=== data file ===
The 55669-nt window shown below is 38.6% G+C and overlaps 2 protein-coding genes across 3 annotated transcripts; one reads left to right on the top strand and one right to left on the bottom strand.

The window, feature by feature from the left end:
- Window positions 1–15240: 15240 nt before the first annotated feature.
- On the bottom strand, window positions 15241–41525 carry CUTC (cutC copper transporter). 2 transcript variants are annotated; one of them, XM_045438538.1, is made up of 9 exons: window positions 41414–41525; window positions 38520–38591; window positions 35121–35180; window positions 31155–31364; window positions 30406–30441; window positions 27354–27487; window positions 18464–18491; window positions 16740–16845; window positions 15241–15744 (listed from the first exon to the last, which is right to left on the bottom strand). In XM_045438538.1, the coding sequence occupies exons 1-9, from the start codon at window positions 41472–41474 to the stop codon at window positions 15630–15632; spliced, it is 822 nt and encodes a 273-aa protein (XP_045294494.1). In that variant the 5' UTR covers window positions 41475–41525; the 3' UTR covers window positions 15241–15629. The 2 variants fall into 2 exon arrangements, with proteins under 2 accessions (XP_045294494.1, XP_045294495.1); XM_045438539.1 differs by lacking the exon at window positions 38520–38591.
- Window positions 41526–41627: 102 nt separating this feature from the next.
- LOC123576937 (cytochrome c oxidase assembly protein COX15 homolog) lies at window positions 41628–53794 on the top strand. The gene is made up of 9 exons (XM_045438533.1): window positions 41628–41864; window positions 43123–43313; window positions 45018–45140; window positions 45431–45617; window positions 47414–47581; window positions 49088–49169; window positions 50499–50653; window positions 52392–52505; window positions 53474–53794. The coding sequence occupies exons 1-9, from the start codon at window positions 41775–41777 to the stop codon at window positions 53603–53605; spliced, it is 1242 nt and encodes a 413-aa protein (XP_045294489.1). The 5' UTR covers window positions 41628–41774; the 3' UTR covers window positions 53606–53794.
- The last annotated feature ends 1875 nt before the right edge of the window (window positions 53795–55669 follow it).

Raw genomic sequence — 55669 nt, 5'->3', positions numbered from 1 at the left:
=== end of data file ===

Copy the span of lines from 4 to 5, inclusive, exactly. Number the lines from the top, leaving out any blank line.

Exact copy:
- On the bottom strand, window positions 15241–41525 carry CUTC (cutC copper transporter). 2 transcript variants are annotated; one of them, XM_045438538.1, is made up of 9 exons: window positions 41414–41525; window positions 38520–38591; window positions 35121–35180; window positions 31155–31364; window positions 30406–30441; window positions 27354–27487; window positions 18464–18491; window positions 16740–16845; window positions 15241–15744 (listed from the first exon to the last, which is right to left on the bottom strand). In XM_045438538.1, the coding sequence occupies exons 1-9, from the start codon at window positions 41472–41474 to the stop codon at window positions 15630–15632; spliced, it is 822 nt and encodes a 273-aa protein (XP_045294494.1). In that variant the 5' UTR covers window positions 41475–41525; the 3' UTR covers window positions 15241–15629. The 2 variants fall into 2 exon arrangements, with proteins under 2 accessions (XP_045294494.1, XP_045294495.1); XM_045438539.1 differs by lacking the exon at window positions 38520–38591.
- Window positions 41526–41627: 102 nt separating this feature from the next.